Sharespace is a digital product that enables high school students doing project-based work to document, get feedback from experts, and showcase their work all in one place.
In an attempt to develop 21st century skills and competencies, a growing number of schools and out-of-school programs are implementing project-based or maker-based learning. While the new nature of this learning stands to help students pursue special skills and interests, students lack the resources to document this work for future use and the individualized support to progress successfully through projects. Our concept was to build a system for high school students doing project-based work in school that would allow them to interact with experts of their fields of interest will lead learners to:
- adopt documentation techniques
- deepen engagement or discover interest in a subject
- find resources to support the pursuit of such subjects
- showcase these skills through documented artifacts
Our guiding conceptions of portfolio and its practice were introduced in the Maker Education Initiative's Open Portfolio Project Research Brief Series. After reading this set of reports, we began a survey of other academic literature and educational reports to develop an even deeper understanding of contemporary Maker education and portfolio practices. We aimed to identify key relationships and processes to understand how our system could be used by users and to identify how it stands to serve the educational community at large.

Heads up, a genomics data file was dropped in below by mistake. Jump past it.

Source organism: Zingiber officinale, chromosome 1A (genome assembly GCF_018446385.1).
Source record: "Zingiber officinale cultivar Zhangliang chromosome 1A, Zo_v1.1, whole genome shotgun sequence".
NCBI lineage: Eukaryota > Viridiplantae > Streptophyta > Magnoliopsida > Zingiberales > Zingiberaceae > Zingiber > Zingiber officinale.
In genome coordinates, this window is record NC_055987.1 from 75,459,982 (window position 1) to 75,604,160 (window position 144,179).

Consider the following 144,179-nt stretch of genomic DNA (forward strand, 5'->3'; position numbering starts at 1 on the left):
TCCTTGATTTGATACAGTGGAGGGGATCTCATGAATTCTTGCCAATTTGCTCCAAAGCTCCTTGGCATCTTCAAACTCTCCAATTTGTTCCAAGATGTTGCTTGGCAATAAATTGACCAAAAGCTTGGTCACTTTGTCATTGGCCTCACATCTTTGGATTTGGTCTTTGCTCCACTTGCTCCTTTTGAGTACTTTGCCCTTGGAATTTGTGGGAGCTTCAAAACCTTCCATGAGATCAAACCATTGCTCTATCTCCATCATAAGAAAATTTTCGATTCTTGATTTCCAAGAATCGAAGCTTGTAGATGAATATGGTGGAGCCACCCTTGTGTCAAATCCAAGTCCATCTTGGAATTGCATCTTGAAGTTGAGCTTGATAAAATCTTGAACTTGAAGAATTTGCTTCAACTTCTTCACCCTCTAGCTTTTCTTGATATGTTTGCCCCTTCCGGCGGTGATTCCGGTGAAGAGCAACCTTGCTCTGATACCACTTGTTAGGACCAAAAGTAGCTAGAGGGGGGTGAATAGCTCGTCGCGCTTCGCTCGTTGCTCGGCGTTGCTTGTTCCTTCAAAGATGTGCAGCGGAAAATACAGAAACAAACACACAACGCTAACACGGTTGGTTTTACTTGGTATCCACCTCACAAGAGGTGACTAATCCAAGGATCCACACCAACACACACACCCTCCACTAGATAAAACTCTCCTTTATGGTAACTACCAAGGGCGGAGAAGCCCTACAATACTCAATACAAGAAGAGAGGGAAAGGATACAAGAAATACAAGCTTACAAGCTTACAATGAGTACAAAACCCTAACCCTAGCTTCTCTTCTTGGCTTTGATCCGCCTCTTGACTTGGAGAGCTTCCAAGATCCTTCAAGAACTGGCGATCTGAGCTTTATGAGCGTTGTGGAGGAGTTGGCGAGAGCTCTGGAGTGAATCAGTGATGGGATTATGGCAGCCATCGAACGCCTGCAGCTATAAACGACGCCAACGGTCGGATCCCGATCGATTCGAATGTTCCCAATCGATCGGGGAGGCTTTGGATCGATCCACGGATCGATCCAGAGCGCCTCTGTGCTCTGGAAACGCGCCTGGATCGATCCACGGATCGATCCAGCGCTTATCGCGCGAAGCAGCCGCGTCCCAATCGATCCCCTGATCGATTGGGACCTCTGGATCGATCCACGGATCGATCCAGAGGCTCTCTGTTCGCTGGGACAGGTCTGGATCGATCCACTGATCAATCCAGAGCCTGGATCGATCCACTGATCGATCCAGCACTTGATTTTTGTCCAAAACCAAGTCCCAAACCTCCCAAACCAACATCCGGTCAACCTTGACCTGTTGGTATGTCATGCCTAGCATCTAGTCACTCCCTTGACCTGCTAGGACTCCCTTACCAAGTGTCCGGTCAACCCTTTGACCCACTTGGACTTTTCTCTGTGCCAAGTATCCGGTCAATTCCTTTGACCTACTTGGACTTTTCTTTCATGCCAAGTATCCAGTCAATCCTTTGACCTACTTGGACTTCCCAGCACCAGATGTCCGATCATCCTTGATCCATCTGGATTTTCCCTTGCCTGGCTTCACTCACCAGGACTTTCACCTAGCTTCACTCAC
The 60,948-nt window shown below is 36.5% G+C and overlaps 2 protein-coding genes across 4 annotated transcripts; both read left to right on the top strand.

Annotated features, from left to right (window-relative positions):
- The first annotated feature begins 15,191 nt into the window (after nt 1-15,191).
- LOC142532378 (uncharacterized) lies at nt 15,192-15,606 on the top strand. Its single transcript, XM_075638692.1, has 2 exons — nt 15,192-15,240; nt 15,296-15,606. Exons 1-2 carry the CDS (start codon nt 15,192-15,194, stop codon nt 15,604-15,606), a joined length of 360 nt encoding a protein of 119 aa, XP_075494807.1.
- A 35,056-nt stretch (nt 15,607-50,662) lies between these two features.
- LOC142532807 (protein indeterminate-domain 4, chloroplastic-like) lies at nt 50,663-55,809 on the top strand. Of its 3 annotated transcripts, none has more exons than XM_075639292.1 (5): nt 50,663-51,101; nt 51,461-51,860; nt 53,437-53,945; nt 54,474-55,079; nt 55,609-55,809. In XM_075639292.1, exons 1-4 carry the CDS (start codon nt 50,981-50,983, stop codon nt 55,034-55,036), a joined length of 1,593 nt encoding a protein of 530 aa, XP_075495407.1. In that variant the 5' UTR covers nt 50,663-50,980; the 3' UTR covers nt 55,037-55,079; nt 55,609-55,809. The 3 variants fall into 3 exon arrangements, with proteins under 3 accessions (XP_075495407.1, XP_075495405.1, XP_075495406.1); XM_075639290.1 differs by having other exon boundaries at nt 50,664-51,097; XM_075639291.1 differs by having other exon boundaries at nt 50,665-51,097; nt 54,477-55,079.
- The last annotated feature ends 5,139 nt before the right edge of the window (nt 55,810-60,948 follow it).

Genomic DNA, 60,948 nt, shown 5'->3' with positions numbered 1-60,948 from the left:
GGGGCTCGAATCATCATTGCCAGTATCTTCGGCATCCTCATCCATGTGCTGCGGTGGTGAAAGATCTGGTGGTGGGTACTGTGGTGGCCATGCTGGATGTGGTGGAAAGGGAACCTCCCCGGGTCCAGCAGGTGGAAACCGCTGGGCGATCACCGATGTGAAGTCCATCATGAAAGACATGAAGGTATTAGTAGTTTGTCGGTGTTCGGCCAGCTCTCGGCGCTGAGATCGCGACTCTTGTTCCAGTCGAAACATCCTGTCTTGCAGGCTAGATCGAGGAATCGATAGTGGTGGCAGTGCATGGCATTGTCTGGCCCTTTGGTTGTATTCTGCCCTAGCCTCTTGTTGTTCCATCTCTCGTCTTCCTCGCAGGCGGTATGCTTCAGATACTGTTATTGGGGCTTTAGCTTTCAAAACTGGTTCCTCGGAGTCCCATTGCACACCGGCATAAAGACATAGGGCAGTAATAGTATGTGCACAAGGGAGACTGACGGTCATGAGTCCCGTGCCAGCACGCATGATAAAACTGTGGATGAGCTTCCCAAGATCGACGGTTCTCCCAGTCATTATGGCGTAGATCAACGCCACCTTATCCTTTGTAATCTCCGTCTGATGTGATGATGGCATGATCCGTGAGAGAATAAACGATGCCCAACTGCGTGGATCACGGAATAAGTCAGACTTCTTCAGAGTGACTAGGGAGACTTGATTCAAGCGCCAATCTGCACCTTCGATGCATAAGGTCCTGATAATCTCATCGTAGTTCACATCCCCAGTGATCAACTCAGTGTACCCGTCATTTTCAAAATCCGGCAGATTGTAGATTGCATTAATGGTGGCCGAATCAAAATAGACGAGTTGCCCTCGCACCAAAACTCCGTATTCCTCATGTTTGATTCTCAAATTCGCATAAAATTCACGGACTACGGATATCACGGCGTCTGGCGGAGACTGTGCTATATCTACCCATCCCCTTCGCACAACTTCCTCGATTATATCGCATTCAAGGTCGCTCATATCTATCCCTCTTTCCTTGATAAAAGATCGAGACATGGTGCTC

Following the literature review, we conducted a heuristic analysis on different platforms that offered portfolio documentation. These platforms included CritViz, Scratch, and Build-In-Progress. We observed how currently available platforms handled documentation and portfolio work, concluding that most failed to support problem or maker based work within the classroom.
Portfolio User Studies
Over the course of a month, we conducted three sets of user studies to further inform the problem space. For each group we captured their goals, motivations, challenges, opportunities, and tools when considering successful portfolio practice and implementation. In conducting these studies, we aimed to construct an overall vision system and better understand our user population
We further synthesized our research to create four different personas representing target learners. We organized these personas around levels of engagement and access to resources. We identified two user groups that we specifically wanted to impact: low resources and low engagement. In doing so, we could move forward to structure the system with these users in mind
Using the personas, we developed a series of storyboards and identified specific activities for portfolio system to support. These included logistical processes such as on-boarding and portfolios specific activities such as documenting work and receiving feedback. We decomposed these storyboards into swimlanes, attributing each scene from the storyboard with different facets of the experience. In doing so, we established a model for both the user's task flow and also user's experience interacting with the system
Iterations & Testing
We went through three iterations until developing a final deliverable prototype. We started off by constructing wireframes, creating a pen & paper prototype, and then constructing two versions of an InVision prototype.
After each iteration, a round of user testing was conducted. We facilitated task analysis exercises with CMU undergraduates to test the efficacy of our design and incorporated feedback on each subsequent iteration.
We presented a our final design solutions and working prototypes to Collective Shift representatives and a review panel. In presenting this design case, we made sure to ground our design proposals between the data, research insights, and final system design. This presentation session was followed with a 15 minutes discussion and review. We reported and responded to these comments in our final project materials.